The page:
The semantics of a yanked version are that no new dependencies can be created against that version, but all existing dependencies continue to work. One of the major goals of is to act as a permanent archive of crates that does not change over time, and allowing deletion of a version would go against this goal. Essentially a yank means that all projects with a Cargo.lock will not break, while any future Cargo.lock files generated will not list the yanked version.

cargo owner

A crate is often developed by more than one person, or the primary maintainer may change over time! The owner of a crate is the only person allowed to publish new versions of the crate, but an owner may designate additional owners.

$ cargo owner --add my-buddy
$ cargo owner --remove my-buddy
$ cargo owner --add github:rust-lang:owners
$ cargo owner --remove github:rust-lang:owners

The owner IDs given to these commands must be GitHub user names or GitHub teams.

If a user name is given to --add, that user becomes a “named” owner, with full rights to the crate. In addition to being able to publish or yank versions of the crate, they have the ability to add or remove owners, including the owner that made them an owner. Needless to say, you shouldn’t make people you don’t fully trust into a named owner. In order to become a named owner, a user must have logged into previously.

If a team name is given to --add, that team becomes a “team” owner, with restricted right to the crate. While they have permission to publish or yank versions of the crate, they do not have the ability to add or remove owners. In addition to being more convenient for managing groups of owners, teams are just a bit more secure against owners becoming malicious.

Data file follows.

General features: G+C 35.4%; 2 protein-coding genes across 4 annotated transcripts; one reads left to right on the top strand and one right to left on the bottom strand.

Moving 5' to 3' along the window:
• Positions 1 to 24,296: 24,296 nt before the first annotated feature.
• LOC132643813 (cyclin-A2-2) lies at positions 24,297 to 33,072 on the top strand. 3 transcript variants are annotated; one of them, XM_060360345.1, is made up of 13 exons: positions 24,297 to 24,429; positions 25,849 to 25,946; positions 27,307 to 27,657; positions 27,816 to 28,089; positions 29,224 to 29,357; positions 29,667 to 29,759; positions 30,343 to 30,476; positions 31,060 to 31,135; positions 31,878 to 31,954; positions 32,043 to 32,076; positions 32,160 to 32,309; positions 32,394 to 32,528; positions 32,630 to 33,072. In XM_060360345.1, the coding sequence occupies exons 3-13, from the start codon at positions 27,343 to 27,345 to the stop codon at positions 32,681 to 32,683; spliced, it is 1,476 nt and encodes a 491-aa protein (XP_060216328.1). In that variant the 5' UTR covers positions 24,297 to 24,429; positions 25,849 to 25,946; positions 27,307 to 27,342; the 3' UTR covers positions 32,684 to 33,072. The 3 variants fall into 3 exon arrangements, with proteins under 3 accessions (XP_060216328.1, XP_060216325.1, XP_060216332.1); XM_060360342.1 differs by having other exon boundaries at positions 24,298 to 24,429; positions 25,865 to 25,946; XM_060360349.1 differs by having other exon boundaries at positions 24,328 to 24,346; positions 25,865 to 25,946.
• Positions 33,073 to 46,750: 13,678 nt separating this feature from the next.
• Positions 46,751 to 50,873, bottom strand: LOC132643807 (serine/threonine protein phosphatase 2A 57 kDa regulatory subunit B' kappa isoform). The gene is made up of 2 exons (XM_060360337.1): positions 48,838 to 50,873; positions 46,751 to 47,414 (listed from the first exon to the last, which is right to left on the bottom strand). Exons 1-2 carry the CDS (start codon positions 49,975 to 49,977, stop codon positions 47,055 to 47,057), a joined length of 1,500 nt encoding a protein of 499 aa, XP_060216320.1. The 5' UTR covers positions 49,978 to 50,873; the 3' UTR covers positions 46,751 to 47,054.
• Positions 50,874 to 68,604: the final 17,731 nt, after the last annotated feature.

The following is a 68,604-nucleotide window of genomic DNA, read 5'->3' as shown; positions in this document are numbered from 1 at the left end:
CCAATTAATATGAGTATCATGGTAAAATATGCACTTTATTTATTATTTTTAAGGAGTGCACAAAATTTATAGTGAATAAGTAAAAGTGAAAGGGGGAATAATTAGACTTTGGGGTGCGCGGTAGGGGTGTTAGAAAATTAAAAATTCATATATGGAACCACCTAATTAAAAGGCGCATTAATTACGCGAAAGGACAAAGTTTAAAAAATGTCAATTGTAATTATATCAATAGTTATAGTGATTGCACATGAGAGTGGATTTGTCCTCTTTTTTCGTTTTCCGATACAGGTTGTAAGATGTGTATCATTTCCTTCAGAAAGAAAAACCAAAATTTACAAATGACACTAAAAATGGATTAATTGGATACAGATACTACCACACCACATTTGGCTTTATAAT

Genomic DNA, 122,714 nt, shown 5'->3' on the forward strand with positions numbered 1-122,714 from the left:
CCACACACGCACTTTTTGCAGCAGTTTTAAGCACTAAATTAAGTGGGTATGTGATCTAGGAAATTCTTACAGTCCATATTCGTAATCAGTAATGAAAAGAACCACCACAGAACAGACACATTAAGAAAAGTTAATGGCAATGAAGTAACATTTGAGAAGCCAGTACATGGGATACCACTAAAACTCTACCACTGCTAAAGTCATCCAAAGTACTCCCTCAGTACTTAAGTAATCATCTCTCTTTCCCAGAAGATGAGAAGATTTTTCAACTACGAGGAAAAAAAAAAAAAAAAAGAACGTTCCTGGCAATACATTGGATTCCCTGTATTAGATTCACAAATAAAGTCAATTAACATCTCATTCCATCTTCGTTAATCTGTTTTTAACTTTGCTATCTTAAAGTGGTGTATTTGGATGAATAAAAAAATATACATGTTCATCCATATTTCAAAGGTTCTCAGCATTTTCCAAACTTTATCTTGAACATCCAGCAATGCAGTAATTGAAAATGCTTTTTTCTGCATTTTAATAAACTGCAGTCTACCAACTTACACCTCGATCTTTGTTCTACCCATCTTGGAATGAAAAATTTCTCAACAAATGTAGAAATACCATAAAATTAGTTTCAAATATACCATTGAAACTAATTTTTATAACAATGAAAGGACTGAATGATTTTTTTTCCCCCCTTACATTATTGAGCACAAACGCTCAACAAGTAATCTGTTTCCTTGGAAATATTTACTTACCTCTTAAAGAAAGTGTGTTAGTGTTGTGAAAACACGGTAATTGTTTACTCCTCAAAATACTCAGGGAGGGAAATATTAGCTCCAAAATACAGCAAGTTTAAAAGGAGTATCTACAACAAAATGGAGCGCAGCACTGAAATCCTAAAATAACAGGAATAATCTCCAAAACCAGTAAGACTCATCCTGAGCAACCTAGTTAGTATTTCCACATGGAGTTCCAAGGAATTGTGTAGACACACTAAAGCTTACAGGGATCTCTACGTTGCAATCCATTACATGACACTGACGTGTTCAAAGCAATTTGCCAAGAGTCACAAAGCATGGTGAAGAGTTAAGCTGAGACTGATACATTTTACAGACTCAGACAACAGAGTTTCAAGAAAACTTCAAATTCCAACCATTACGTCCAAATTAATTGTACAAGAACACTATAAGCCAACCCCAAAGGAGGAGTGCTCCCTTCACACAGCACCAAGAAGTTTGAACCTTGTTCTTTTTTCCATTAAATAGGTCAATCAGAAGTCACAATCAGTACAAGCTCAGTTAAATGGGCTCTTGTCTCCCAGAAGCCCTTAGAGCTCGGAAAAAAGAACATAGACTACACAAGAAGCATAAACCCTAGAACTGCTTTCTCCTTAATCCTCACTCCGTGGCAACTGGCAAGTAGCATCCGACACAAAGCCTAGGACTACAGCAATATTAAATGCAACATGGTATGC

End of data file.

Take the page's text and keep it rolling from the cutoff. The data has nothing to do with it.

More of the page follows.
The syntax for teams is currently github:org:team (see examples above). In order to add a team as an owner one must be a member of that team. No such restriction applies to removing a team as an owner.

GitHub permissions

Team membership is not something GitHub provides simple public access to, and it is likely for you to encounter the following message when working with them:

It looks like you don’t have permission to query a necessary property from GitHub to complete this request. You may need to re-authenticate on to grant permission to read GitHub org memberships. Just go to

This is basically a catch-all for “you tried to query a team, and one of the five levels of membership access control denied this”. That is not an exaggeration. GitHub’s support for team access control is Enterprise Grade.

The most likely cause of this is simply that you last logged in before this feature was added. We originally requested no permissions from GitHub when authenticating users, because we didn’t actually ever use the user’s token for anything other than logging them in. However to query team membership on your behalf, we now require the read:org scope.

You are free to deny us this scope, and everything that worked before teams were introduced will keep working. However you will never be able to add a team as an owner, or publish a crate as a team owner. If you ever attempt to do this, you will get the error above. You may also see this error if you ever try to publish a crate that you don’t own at all, but otherwise happens to have a team.

If you ever change your mind, or just aren’t sure if has sufficient permission, you can always go to, which will prompt you for permission if doesn’t have all the scopes it would like to.

An additional barrier to querying GitHub is that the organization may be actively denying third party access. To check this, you can go to:

where :org is the name of the organization (e.g. rust-lang). You may see something like:

Organization Access Control

Where you may choose to explicitly remove from your organization’s blacklist, or simply press the “Remove Restrictions” button to allow all third party applications to access this data.

Alternatively, when requested the read:org scope, you could have explicitly whitelisted querying the org in question by pressing the “Grant Access” button next to its name:

Authentication Access Control